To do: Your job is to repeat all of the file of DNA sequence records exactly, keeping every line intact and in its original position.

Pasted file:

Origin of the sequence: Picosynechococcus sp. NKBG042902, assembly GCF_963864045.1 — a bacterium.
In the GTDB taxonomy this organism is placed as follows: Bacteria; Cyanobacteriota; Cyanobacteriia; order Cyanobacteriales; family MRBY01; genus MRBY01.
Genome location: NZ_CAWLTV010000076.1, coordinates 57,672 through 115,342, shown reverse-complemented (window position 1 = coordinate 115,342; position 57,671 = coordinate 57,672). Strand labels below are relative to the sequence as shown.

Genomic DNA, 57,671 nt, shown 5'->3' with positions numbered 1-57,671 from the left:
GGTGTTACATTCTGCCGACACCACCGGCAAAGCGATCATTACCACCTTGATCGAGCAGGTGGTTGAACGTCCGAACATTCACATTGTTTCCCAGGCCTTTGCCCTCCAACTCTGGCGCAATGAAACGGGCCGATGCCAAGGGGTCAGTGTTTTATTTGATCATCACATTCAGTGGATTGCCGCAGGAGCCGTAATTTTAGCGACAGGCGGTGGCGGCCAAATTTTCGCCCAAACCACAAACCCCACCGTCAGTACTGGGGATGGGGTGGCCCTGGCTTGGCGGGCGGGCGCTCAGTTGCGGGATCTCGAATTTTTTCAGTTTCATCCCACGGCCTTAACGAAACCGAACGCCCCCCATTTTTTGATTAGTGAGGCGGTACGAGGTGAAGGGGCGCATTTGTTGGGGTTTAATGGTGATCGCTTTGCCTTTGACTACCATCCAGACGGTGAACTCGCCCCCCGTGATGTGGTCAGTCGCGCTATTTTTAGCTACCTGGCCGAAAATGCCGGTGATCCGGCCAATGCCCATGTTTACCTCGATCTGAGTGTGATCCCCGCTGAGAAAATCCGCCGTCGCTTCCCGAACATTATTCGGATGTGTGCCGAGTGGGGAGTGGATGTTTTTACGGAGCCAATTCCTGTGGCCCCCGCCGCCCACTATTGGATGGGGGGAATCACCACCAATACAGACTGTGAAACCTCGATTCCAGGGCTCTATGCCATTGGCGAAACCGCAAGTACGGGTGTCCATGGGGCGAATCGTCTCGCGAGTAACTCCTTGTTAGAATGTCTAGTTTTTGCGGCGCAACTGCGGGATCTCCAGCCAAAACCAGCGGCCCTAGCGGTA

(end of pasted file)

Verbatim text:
Origin of the sequence: Picosynechococcus sp. NKBG042902, assembly GCF_963864045.1 — a bacterium.
In the GTDB taxonomy this organism is placed as follows: Bacteria; Cyanobacteriota; Cyanobacteriia; order Cyanobacteriales; family MRBY01; genus MRBY01.
Genome location: NZ_CAWLTV010000076.1, coordinates 57,672 through 115,342, shown reverse-complemented (window position 1 = coordinate 115,342; position 57,671 = coordinate 57,672). Strand labels below are relative to the sequence as shown.

Genomic DNA, 57,671 nt, shown 5'->3' with positions numbered 1-57,671 from the left:
GGTGTTACATTCTGCCGACACCACCGGCAAAGCGATCATTACCACCTTGATCGAGCAGGTGGTTGAACGTCCGAACATTCACATTGTTTCCCAGGCCTTTGCCCTCCAACTCTGGCGCAATGAAACGGGCCGATGCCAAGGGGTCAGTGTTTTATTTGATCATCACATTCAGTGGATTGCCGCAGGAGCCGTAATTTTAGCGACAGGCGGTGGCGGCCAAATTTTCGCCCAAACCACAAACCCCACCGTCAGTACTGGGGATGGGGTGGCCCTGGCTTGGCGGGCGGGCGCTCAGTTGCGGGATCTCGAATTTTTTCAGTTTCATCCCACGGCCTTAACGAAACCGAACGCCCCCCATTTTTTGATTAGTGAGGCGGTACGAGGTGAAGGGGCGCATTTGTTGGGGTTTAATGGTGATCGCTTTGCCTTTGACTACCATCCAGACGGTGAACTCGCCCCCCGTGATGTGGTCAGTCGCGCTATTTTTAGCTACCTGGCCGAAAATGCCGGTGATCCGGCCAATGCCCATGTTTACCTCGATCTGAGTGTGATCCCCGCTGAGAAAATCCGCCGTCGCTTCCCGAACATTATTCGGATGTGTGCCGAGTGGGGAGTGGATGTTTTTACGGAGCCAATTCCTGTGGCCCCCGCCGCCCACTATTGGATGGGGGGAATCACCACCAATACAGACTGTGAAACCTCGATTCCAGGGCTCTATGCCATTGGCGAAACCGCAAGTACGGGTGTCCATGGGGCGAATCGTCTCGCGAGTAACTCCTTGTTAGAATGTCTAGTTTTTGCGGCGCAACTGCGGGATCTCCAGCCAAAACCAGCGGCCCTAGCGGTA